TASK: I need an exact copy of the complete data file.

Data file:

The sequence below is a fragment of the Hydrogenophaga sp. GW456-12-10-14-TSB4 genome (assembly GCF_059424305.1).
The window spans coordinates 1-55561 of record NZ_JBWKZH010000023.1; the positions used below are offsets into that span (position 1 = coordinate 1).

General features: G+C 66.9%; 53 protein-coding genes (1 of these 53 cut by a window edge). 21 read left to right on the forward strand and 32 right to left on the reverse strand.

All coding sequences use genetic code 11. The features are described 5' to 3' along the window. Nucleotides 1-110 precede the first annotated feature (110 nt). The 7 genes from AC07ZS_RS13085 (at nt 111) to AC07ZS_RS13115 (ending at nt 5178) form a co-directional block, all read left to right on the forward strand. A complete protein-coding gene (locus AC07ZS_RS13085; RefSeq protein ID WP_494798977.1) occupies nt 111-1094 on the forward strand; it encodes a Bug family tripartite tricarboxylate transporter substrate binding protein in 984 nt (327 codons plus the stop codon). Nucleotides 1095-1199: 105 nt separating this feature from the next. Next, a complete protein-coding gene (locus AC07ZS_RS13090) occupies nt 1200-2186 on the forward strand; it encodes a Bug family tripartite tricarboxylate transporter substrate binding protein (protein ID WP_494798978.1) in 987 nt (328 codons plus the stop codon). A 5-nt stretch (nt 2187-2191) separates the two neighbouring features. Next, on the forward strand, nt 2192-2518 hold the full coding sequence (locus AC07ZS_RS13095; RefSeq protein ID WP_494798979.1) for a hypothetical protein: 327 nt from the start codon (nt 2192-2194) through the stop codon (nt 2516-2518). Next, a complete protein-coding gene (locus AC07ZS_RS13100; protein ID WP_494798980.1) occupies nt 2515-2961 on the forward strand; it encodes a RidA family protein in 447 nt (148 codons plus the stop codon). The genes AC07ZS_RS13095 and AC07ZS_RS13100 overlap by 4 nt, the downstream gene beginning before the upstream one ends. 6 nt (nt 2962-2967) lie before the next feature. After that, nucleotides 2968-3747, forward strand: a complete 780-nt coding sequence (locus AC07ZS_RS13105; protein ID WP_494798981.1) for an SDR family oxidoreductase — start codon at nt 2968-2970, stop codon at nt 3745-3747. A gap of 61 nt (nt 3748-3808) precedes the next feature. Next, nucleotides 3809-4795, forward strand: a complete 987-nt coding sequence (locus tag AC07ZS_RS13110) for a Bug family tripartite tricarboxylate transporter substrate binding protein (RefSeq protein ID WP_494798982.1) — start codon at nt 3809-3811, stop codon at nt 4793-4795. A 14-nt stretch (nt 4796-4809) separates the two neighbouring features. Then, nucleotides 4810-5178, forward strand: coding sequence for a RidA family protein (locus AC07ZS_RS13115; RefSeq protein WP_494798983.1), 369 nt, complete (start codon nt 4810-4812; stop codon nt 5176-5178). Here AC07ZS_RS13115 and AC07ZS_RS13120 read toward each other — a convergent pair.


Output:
The sequence below is a fragment of the Hydrogenophaga sp. GW456-12-10-14-TSB4 genome (assembly GCF_059424305.1).
The window spans coordinates 1-55561 of record NZ_JBWKZH010000023.1; the positions used below are offsets into that span (position 1 = coordinate 1).

General features: G+C 66.9%; 53 protein-coding genes (1 of these 53 cut by a window edge). 21 read left to right on the forward strand and 32 right to left on the reverse strand.

All coding sequences use genetic code 11. The features are described 5' to 3' along the window. Nucleotides 1-110 precede the first annotated feature (110 nt). The 7 genes from AC07ZS_RS13085 (at nt 111) to AC07ZS_RS13115 (ending at nt 5178) form a co-directional block, all read left to right on the forward strand. A complete protein-coding gene (locus AC07ZS_RS13085; RefSeq protein ID WP_494798977.1) occupies nt 111-1094 on the forward strand; it encodes a Bug family tripartite tricarboxylate transporter substrate binding protein in 984 nt (327 codons plus the stop codon). Nucleotides 1095-1199: 105 nt separating this feature from the next. Next, a complete protein-coding gene (locus AC07ZS_RS13090) occupies nt 1200-2186 on the forward strand; it encodes a Bug family tripartite tricarboxylate transporter substrate binding protein (protein ID WP_494798978.1) in 987 nt (328 codons plus the stop codon). A 5-nt stretch (nt 2187-2191) separates the two neighbouring features. Next, on the forward strand, nt 2192-2518 hold the full coding sequence (locus AC07ZS_RS13095; RefSeq protein ID WP_494798979.1) for a hypothetical protein: 327 nt from the start codon (nt 2192-2194) through the stop codon (nt 2516-2518). Next, a complete protein-coding gene (locus AC07ZS_RS13100; protein ID WP_494798980.1) occupies nt 2515-2961 on the forward strand; it encodes a RidA family protein in 447 nt (148 codons plus the stop codon). The genes AC07ZS_RS13095 and AC07ZS_RS13100 overlap by 4 nt, the downstream gene beginning before the upstream one ends. 6 nt (nt 2962-2967) lie before the next feature. After that, nucleotides 2968-3747, forward strand: a complete 780-nt coding sequence (locus AC07ZS_RS13105; protein ID WP_494798981.1) for an SDR family oxidoreductase — start codon at nt 2968-2970, stop codon at nt 3745-3747. A gap of 61 nt (nt 3748-3808) precedes the next feature. Next, nucleotides 3809-4795, forward strand: a complete 987-nt coding sequence (locus tag AC07ZS_RS13110) for a Bug family tripartite tricarboxylate transporter substrate binding protein (RefSeq protein ID WP_494798982.1) — start codon at nt 3809-3811, stop codon at nt 4793-4795. A 14-nt stretch (nt 4796-4809) separates the two neighbouring features. Then, nucleotides 4810-5178, forward strand: coding sequence for a RidA family protein (locus AC07ZS_RS13115; RefSeq protein WP_494798983.1), 369 nt, complete (start codon nt 4810-4812; stop codon nt 5176-5178). Here AC07ZS_RS13115 and AC07ZS_RS13120 read toward each other — a convergent pair.